By Alex Ciccozzi
For many South Aussie anglers anticipation leading into Autumn is always at an all-time high for good reason. With mostly superb mild weather conditions and the fishing action hotting up, the perfect platform is set around the state for some memorable trips that will be reminisced for years to come.
Many regard autumn as the ‘big fish season’ and this certainly rings true as some quality sportfishing is on offer, coinciding perfectly with the stable weather patterns required to get amongst it. It’s fair to say many keen fishos are driven by the chance of capturing that fish of a lifetime.
Some of the best hook-ups are often those that come unexpectedly when you are either pre-occupied or drifting off into a daze. Tuna are classic examples of this when seeking out fish the troll. When the action is slow trolling is enough to send you into a trance-like state, however things are quickly forgotten when the sweet sound of singing drags fill the air as a pack of hungry tuna nail the spread. Tuna are known for their ferocious nature when it comes to taking lures and the spectacular surface strikes and blistering runs are all just part of the package these scrappers have to offer. The bluefin tuna run should be continuing well into the coming months ahead of us and now is by far the best time to be out making the most of the weather and hooking into a few.
Snapper will no doubt still be one of the most popular target species for those looking for some quick fire action and a decent bend in the rod. While snapper hook-ups are probably somewhat less gusto in nature in comparison to bluefin tuna they’ll still nail offerings with good force when in the mood. Bait fishing for big reds is the most common practice and paternoster rig styles of fishing can elicit some great rod bending action when trying to set the hook on a decent bite. Personally I prefer to fish unweighted with circle hooks wherever possible and then sit back and enjoy the wait. It’s a pretty awesome feeling watching your rod slowly load up until line starts to peel off at a rate of knots. When big red is on the other end of the line the smash and grab display is often far from subtle which is evident by the amount of pressure on the rod when removing it from the holder! Many areas around the state will still be hosting these fish, and it’s a case of pick your location and put the time in.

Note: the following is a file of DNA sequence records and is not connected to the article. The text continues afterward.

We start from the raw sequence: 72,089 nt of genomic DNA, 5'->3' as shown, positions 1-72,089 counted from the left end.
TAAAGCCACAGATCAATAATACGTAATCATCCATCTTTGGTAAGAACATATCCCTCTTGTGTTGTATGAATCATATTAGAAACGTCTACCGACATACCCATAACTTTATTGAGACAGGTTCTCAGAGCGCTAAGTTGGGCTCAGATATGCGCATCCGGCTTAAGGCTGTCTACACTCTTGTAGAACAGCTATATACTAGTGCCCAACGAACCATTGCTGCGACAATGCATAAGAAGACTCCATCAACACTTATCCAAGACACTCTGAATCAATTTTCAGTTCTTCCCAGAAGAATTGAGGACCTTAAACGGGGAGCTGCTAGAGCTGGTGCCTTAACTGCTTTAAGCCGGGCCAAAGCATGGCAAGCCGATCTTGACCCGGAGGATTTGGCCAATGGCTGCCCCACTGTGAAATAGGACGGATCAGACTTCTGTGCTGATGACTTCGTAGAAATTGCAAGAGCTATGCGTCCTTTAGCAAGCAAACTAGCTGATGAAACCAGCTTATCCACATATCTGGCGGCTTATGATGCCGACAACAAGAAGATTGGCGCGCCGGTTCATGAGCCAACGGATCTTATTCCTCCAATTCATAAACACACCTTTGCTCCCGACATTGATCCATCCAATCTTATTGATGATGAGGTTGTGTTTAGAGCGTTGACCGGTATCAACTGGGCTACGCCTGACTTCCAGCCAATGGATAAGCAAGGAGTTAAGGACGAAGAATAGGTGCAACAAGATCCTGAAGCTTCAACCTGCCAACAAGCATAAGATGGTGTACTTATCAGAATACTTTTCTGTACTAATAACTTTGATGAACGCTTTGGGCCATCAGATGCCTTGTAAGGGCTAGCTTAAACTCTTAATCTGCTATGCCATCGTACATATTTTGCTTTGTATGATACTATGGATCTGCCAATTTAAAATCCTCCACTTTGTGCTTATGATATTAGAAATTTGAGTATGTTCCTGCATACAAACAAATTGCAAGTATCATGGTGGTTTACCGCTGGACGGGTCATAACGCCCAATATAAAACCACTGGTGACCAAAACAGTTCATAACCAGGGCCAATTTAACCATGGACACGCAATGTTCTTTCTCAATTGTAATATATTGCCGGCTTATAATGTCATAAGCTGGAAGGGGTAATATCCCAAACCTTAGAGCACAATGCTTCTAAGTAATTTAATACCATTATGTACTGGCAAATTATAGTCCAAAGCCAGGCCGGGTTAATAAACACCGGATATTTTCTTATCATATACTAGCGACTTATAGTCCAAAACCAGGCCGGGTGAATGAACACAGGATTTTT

Kings, groper and samsons inhabit the offshore reef systems at this time of year and are easily reachable by both charter and recreational boats. If you’re lucky enough to get stuck into any of these three species you’re guaranteed to know about it as there’s not many fish in our waters capable of testing you to your limits like this bunch. Coming up tight on one of these monsters from the depths is something not to be taken lightly and heavy threadline or overhead gear, along with a bit of luck, is often required in order to land these fish successfully. Because of the hard reef terrain they are found in it is not uncommon for the fight to be over in a matter of seconds before you’ve even realised what’s just occurred. A rampaging king, groper or sambo needs to have its head turned quickly into the fight to be within any chance of getting one to the boat, so rather than admiring the solid bend in the rod get stuck into the fish early. If that fails however, simply hold on for dear life and start praying!
Kings and samsons can also be targeted with high-speed jigging techniques and often the hook-ups here and nothing short of epic. In fact out of all fishing techniques and methods this is probably my most favourite style of hooking into a good fish as you can really feel the power they are capable of! Jigging should only be attempted when the fish are known to be holding below otherwise you’ll quickly find yourself tiring with not much to show for it. This technique can certainly provide better chances of landing good fish if they are hooked mid-water rather than hard on the rugged bottom.
Salmon can be hit and miss throughout autumn but if you put in the hard yards it’s still possible to come across a few good pods of fish. The stable weather also means that they can be targeted with a variety of different techniques to make the most of what these hard fighting fish have to offer. Working poppers will get them firing with some awesome surface takes easily being the pick of the action, however coming up tight onto a good salmon while retrieving a metal slug at full pace is easily just as exciting. It’s even better on the surf beaches when you can see the fish chasing your lure down the face of a wave, knowing at any second you’re about to be doing battle with a hungry sambo. Large schools of salmon can also be mistaken for surface feeding tuna at this time of year as they behave in the same manner by pushing bait schools to the surface for easy pickings. It is therefore not uncommon to come across a few when out chasing bluefin as they’re simply making the most of the abundance of bait brought down by the offshore warm water currents.
Autumn truly lives up to its reputation as the season for big fish in South Australia and there’s no better time of year to get out there and land that trophy fish. Some great rod bending action and battles with XOS fish is all part of the fun, but it wouldn’t be much without those monumental hook-ups which for me is one of the best parts about it. Tight lines!